Crowd says ‘no’ to mandate

Passionate locals cheered as guest speakers shared their views on the mandate. 260045_03

By Neesha Sinnya

Hundreds of people could be heard clapping and chanting ‘my body, my choice,’ at a recent gathering in Kingaroy Town Hall forecourt on Sunday, 28 November.

The rally was inspired by Yeppoon citizens that gathered to oppose the Covid-19 vaccination rules set to be introduced on 17 December.

Kingaroy resident, Lynda Lange, led the rally stating that violence, disrespect, and name-calling would not be allowed at the gathering.

“Aussies, in general, aren’t a political bunch, we have an easygoing kind of culture.

“We do not consent to the rules that promote injustice, apartheid, or discrimination,” she said.

Terms such as segregation and apartheid were used by many speakers at the gathering. These speakers highlighted similarities between these words, the vaccination mandate, and past racial injustices recorded throughout history.

“We are having conversations we could have never imagined – can we visit our dying relatives, can we attend a wedding in another state, is it possible to visit the cinema or have a snack in our favourite cafe?” Mrs Lange asked the crowd.

“Life as we know it is quite simply over if we don’t unite.”

Kingaroy local, Michelle Anderson, also spoke at the rally describing the opposing restrictions as ‘chilling and deeply divisive,’ implemented by a ‘facist’ and ‘totalitarian’ Government.

“This is immoral and unethical political nonsense and it’s so very un-Australian,” she said.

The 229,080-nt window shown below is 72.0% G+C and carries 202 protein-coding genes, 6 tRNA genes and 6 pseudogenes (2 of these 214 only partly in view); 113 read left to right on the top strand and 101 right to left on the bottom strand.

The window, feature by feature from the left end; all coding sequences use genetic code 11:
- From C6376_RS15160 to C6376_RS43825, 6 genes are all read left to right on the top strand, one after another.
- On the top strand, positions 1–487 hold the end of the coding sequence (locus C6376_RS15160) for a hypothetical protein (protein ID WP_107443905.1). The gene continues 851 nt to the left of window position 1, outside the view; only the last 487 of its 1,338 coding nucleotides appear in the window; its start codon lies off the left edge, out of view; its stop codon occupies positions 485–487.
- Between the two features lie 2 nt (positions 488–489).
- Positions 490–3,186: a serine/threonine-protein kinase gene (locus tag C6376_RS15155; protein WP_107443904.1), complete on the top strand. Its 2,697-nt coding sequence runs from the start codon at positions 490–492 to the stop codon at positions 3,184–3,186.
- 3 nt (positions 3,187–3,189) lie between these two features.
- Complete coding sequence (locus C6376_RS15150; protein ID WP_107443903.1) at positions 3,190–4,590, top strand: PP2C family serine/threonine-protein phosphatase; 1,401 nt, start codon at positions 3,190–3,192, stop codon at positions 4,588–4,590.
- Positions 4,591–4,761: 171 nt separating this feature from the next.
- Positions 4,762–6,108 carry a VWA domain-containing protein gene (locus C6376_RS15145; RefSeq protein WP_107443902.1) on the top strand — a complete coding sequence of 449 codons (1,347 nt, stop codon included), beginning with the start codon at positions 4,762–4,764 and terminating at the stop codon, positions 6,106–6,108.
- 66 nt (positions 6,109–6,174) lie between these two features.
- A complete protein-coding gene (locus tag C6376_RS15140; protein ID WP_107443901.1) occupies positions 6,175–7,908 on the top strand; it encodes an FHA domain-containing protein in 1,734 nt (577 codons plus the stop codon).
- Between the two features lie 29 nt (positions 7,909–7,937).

She finished her speech by stating that the people united can never be divided which was met by loud audience applause.

Kingaroy Musicians Oasis owner, Brett Chaseling, spoke at the rally as a local business owner.

“We are now living under a communist dictatorship,” he said.

“My grandfather went to war for this, for freedom. We need to protect our sovereignty and freedom.”

Over the phone former Qantas pilot, Graham Hood also made reference to the ANZACs in his opposition to the mandate.

“We need to go back to a society with the spirits of the ANZACs,” Mr Hood said.

Mr Hood encouraged local shires to follow the lead of others and set a trend for the rest of the country.

LNP Senator Gerad Rennick shared his views on the mandate on a phone call over the loudspeaker from Canberra.

Senator Rennick has been outspoken on his opinions of both the Covid-19 vaccine and the mandates, describing the new rules as ‘civil liberties destroyed’.

Bruce Forsyth from Anderson’s Produce in Kingaroy said as long as he owns a store there will be no discrimination based on vaccination status.

“The government in power at the moment have just lost their moral compass,” Mr Forsyth said.

Mother, natural therapist and political candidate for the medical informed party, Jasmine Melhop, also shared her views on the mandate.

She branded 17 December, as segregation day for Queenslanders, before leading the crowd in a rendition of ‘I am Australian’ by The Seekers.

Traditional Owner, Patricia Conlad, who travelled from Inala to the South Burnett, shared her views.

“We need to stand up and unite with the original sovereigns,” Ms Conlad said.

Dr Stacie King left his profession due to mandatory vaccinations, he has since been outspoken at a number of rallies across Queensland.

“The health and wellbeing of my patients is my number one consideration,” he said.

A petition has been started calling on the South Burnett Regional Council to reject restrictions from the Queensland Government. At the time of publication, the online petition had more than 985 signatures.

Read more about what the Member for Maranoa, David Littleproud, says about the mandate here: